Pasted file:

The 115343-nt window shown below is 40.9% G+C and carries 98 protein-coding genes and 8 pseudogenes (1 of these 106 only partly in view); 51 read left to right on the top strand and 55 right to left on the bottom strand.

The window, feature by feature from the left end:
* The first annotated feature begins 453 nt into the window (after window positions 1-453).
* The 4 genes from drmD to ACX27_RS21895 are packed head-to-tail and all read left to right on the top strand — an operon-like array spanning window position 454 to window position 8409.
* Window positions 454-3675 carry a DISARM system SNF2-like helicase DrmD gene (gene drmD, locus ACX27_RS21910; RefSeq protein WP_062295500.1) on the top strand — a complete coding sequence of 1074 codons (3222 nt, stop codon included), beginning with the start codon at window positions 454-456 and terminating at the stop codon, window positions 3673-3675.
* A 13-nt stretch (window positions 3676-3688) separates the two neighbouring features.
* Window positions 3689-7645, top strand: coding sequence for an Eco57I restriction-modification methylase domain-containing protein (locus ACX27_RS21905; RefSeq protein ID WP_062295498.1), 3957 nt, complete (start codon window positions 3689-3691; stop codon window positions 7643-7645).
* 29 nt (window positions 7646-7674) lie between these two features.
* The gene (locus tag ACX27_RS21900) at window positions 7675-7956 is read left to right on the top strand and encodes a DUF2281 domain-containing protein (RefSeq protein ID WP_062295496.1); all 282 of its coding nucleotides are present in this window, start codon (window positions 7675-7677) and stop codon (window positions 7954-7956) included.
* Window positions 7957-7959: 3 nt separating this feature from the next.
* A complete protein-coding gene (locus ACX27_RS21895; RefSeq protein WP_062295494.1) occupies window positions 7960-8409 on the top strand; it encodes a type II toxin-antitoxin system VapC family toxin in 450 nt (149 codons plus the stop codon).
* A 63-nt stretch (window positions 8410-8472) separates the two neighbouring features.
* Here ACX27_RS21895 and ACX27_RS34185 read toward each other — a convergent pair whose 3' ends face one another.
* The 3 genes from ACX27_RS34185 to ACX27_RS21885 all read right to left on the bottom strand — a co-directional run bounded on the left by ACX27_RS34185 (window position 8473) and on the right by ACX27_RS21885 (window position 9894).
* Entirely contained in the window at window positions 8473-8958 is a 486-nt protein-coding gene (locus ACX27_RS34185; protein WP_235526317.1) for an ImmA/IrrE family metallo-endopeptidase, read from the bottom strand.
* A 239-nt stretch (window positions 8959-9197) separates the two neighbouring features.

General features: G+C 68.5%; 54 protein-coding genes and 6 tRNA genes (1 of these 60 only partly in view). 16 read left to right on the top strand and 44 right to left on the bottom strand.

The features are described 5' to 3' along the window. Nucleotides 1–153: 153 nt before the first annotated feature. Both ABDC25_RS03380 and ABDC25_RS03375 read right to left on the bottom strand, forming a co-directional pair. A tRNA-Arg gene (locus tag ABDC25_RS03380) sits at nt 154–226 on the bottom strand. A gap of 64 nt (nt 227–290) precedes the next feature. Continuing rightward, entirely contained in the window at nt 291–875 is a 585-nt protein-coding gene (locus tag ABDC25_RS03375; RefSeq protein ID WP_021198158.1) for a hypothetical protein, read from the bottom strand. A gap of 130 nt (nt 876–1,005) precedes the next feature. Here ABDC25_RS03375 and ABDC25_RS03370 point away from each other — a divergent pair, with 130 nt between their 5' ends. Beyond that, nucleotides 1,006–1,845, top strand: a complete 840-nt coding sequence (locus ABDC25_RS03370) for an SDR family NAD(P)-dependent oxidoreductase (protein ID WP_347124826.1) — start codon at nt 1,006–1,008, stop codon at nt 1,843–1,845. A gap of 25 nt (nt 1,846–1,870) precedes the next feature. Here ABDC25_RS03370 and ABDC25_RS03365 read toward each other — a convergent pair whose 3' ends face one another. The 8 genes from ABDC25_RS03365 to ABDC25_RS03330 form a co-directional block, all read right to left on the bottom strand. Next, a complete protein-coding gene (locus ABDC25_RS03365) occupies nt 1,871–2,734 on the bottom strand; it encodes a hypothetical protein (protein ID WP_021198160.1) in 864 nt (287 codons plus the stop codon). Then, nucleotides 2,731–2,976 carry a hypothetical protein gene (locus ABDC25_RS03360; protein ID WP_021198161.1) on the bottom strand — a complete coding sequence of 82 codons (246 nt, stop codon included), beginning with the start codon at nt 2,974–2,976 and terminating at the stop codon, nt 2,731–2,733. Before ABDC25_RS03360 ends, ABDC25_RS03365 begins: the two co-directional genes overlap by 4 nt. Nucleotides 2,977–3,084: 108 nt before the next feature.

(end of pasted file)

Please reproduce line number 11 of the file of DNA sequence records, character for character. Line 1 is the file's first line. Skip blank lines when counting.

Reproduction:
* A complete protein-coding gene (locus ACX27_RS21895; RefSeq protein WP_062295494.1) occupies window positions 7960-8409 on the top strand; it encodes a type II toxin-antitoxin system VapC family toxin in 450 nt (149 codons plus the stop codon).